Friday, May 1, 1998

Voice dictation saves the day


By David Gewirtz

Its amazing how your perspective can change in just a few, short hours. The date was Thursday April 9th. Managing Editor Denise Amrich and I were going to a local restaurant for lunch. To actually reach the restaurant area proper, you have to travel through a darkened bar. It was nothing sinister, just a small bar and a bunch of regulars in the middle of the day.

Unfortunately, the floor was uneven (and not marked as such). I lost my balance, fell, and in the process broke the main bone in my upper left arm. It wasn't the pain that caused these perspective changes. It wasn't the four hours in the emergency room, it wasn't the concerned expressions of caring friends, it was the temporary loss of things I had taken so for granted that I practically never noticed them.

Now, you need to understand that an ungainly cast worn for eight weeks may suck, but that's about as bad as it gets -- medically, at least. Okay, so it hurts. And we had to kit-bash some clothes together to make them fit over the cast.

In some ways the changes of perspective I mentioned are about freedom. In other ways, they're about simple awareness. You need to understand what I do for living to completely "get it".

Loyal readers of PalmPower know that I'm the Editor-in-Chief of this publication. But, in point of fact, that doesn't really describe what I do. You see, I'm the founder of a small company. Component Enterprises, the company that publishes PalmPower, is my baby. There are only four of us here and that means we all get to do many jobs. This may come as a surprise to some of our readers who seem to think we're a huge organization somehow part of the company that builds PalmPilots. We're not. It's just four of us, a bunch of computers, and an amazingly cute and highly anti-social cat named Samantha. So while I'm the Editor-in-Chief of PalmPower, I'm also the company's only programmer.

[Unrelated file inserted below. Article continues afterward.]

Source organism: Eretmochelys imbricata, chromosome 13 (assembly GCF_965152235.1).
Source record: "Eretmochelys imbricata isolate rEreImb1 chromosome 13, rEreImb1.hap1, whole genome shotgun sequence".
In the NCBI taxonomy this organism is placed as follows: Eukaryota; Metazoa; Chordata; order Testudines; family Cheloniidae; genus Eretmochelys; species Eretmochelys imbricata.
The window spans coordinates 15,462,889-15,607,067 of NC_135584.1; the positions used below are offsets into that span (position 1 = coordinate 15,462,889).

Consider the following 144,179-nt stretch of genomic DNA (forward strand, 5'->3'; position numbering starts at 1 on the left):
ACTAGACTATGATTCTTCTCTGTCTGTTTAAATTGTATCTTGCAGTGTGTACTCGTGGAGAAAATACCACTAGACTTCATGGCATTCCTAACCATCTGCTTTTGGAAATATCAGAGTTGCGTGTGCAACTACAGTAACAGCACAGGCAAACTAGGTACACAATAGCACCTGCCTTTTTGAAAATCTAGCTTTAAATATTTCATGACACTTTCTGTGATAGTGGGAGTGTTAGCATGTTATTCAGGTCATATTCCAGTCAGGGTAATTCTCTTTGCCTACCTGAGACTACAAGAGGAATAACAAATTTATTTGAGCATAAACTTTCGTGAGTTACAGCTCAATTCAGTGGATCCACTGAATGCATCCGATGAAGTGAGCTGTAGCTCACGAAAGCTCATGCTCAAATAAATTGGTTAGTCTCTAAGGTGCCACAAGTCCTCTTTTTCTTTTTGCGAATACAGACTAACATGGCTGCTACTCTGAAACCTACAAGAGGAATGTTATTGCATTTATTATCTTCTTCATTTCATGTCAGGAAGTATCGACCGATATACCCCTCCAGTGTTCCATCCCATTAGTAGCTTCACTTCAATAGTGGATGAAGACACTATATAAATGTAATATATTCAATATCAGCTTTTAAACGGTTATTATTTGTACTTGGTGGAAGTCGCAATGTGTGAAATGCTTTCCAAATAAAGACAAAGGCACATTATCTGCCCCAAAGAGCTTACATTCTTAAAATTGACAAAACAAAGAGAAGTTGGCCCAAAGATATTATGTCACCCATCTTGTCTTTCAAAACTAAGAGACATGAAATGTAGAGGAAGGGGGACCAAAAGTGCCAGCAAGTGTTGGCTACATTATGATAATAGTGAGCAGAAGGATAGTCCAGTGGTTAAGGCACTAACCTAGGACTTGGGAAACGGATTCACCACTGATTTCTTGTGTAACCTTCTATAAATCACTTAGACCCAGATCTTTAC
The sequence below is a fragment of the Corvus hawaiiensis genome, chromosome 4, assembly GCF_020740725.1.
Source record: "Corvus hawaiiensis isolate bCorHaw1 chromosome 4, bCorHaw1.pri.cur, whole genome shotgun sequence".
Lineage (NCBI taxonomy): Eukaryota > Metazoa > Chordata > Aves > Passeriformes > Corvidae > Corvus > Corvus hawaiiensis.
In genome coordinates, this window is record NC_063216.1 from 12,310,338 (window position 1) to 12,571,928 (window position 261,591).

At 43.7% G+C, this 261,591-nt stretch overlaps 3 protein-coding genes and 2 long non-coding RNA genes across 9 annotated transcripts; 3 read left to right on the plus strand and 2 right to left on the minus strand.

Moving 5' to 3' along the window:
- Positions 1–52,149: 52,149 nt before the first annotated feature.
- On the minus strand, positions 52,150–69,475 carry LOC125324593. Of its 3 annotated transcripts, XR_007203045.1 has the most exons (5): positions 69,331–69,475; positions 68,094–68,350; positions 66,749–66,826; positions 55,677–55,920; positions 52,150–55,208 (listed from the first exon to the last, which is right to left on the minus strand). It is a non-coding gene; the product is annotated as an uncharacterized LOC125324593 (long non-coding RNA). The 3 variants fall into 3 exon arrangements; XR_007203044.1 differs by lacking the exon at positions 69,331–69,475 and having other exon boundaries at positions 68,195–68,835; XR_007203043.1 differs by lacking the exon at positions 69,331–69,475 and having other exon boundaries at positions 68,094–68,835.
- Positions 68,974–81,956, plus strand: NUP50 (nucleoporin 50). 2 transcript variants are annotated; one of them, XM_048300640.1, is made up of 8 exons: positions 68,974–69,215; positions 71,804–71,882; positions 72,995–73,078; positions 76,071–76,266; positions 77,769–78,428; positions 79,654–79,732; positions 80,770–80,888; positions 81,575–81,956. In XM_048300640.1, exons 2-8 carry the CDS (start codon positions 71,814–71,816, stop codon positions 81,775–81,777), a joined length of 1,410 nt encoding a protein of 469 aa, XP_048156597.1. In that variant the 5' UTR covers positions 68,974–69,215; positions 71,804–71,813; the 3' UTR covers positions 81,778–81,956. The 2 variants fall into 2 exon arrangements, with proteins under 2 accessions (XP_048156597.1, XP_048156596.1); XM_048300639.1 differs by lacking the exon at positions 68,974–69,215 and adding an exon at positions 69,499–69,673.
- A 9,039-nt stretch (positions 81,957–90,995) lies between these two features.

And programming is still a big part of what makes PalmPower tick. Our Journal Production System was a major programming project. Development, frankly, is still underway. This program is also makes PalmPower happen. Without the use of both hands for the next six to eight weeks, programming and improving the Journal Production System becomes pretty tough.

Perspective change: I'm always bitching about the programming I have to do. I never really appreciated the fact that I was able to do it. Thankfully, in six or eight weeks, I'll probably be bitching again.

Perspective change: Until the doctor says so, I can't drive. Because I might get my cast wet, I can't take normal showers. And on and on and on. There are a lot of little things, nothing critical, and nothing truly life-threatening, but all amazingly inconvenient. I broke my arm and I've had to rearrange my life.